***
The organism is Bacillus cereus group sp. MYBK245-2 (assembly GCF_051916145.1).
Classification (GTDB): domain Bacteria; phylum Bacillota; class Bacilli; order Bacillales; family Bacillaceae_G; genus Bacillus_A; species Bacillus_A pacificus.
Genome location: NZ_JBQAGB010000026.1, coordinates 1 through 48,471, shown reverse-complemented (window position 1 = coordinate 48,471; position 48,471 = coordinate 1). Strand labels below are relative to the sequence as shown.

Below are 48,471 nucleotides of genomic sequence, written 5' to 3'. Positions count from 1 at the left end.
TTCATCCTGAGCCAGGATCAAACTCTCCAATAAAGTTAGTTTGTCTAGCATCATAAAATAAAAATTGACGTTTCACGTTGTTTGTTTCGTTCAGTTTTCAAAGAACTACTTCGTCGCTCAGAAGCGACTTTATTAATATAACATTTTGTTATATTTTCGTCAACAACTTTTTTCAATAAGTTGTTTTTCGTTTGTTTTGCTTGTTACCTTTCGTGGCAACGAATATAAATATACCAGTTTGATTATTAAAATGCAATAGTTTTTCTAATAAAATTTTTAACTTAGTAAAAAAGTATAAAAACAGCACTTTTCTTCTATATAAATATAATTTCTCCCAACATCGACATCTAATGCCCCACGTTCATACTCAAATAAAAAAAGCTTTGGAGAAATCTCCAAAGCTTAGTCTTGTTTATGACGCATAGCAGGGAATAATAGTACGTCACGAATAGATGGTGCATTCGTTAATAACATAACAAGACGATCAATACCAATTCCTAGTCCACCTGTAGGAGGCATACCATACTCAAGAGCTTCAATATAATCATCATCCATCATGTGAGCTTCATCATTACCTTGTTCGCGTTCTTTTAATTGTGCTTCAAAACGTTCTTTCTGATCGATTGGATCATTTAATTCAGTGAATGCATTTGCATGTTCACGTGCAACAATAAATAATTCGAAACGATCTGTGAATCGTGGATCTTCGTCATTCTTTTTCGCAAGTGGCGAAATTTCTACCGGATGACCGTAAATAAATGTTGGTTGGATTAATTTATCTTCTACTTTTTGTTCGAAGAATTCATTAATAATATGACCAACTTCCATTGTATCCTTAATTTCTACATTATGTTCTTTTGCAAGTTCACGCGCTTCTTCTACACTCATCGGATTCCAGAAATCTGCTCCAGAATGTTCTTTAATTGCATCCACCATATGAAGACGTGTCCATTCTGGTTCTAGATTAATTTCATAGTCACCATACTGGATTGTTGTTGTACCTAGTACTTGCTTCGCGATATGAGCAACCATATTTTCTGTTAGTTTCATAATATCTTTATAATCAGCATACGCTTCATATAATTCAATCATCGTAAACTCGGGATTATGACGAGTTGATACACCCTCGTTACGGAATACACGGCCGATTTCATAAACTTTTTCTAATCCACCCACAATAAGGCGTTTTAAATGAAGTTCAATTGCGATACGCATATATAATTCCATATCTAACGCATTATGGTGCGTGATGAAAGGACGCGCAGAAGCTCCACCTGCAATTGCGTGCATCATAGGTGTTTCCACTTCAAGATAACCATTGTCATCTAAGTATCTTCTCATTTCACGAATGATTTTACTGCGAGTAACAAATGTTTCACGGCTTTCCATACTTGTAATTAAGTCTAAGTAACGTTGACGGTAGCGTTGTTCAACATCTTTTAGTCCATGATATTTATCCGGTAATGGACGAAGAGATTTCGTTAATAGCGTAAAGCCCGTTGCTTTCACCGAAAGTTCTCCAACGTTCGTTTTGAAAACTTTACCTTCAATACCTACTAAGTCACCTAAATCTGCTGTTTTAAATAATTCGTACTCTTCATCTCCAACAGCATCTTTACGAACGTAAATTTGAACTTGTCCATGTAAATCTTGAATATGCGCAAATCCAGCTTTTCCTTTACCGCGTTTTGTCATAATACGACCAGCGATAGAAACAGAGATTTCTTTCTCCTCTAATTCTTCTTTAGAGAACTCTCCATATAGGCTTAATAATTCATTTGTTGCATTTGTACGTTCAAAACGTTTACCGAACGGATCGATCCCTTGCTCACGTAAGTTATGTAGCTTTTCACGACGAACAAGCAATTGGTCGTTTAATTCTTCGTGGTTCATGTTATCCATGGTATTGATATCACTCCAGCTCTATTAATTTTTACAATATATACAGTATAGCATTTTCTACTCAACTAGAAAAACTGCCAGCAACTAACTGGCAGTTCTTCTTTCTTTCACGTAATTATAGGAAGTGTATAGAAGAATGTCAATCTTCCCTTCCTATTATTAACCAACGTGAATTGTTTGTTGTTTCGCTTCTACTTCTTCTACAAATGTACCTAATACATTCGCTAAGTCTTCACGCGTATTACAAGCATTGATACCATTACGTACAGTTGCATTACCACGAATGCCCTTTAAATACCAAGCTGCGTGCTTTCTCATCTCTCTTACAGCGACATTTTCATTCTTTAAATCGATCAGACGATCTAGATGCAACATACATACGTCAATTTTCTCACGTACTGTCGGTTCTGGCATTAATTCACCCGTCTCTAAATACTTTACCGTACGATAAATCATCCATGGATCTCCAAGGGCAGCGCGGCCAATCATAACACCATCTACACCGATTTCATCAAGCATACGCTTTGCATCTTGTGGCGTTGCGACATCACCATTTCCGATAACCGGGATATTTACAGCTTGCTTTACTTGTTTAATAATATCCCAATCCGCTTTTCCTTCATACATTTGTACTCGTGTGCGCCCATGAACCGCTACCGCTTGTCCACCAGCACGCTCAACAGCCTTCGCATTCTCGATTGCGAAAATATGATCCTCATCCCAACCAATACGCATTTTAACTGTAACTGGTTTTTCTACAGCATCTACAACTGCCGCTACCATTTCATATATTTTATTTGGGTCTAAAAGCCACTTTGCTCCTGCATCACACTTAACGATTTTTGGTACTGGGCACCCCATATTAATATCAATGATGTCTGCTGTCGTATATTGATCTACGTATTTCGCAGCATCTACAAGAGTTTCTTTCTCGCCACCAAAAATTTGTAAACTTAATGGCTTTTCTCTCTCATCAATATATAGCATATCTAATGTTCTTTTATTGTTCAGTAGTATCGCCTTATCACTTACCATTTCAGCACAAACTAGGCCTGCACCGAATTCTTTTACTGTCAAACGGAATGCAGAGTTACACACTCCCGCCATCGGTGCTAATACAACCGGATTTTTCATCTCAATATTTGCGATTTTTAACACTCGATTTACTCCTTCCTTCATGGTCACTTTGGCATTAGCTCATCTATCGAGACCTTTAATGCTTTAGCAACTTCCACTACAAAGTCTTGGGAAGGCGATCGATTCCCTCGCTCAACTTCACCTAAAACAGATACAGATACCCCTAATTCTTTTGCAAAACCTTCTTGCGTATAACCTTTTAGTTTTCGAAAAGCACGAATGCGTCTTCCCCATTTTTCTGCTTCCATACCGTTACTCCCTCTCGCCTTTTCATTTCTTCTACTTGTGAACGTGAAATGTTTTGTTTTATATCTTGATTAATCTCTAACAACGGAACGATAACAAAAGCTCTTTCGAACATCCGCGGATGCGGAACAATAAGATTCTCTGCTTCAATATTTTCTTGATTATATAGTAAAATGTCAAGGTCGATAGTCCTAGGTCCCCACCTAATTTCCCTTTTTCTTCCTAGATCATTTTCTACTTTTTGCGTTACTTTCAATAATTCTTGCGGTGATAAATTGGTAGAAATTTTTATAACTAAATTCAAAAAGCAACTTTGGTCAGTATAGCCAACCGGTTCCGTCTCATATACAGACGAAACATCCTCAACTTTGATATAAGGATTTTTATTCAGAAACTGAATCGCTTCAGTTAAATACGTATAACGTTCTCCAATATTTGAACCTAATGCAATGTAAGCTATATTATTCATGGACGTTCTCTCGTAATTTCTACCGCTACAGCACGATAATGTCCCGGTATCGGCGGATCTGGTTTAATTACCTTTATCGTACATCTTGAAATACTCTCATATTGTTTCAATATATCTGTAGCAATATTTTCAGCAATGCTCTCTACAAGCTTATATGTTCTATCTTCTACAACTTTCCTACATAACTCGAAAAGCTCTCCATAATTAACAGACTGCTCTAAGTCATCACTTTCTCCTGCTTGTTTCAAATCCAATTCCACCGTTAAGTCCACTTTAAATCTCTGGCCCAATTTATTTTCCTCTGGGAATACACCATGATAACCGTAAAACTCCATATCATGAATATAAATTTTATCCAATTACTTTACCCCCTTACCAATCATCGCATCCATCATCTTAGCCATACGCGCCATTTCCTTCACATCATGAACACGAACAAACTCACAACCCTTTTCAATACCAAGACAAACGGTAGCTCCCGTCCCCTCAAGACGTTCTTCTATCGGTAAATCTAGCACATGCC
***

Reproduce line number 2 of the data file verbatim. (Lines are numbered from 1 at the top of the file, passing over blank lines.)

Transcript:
Classification (GTDB): domain Bacteria; phylum Bacillota; class Bacilli; order Bacillales; family Bacillaceae_G; genus Bacillus_A; species Bacillus_A pacificus.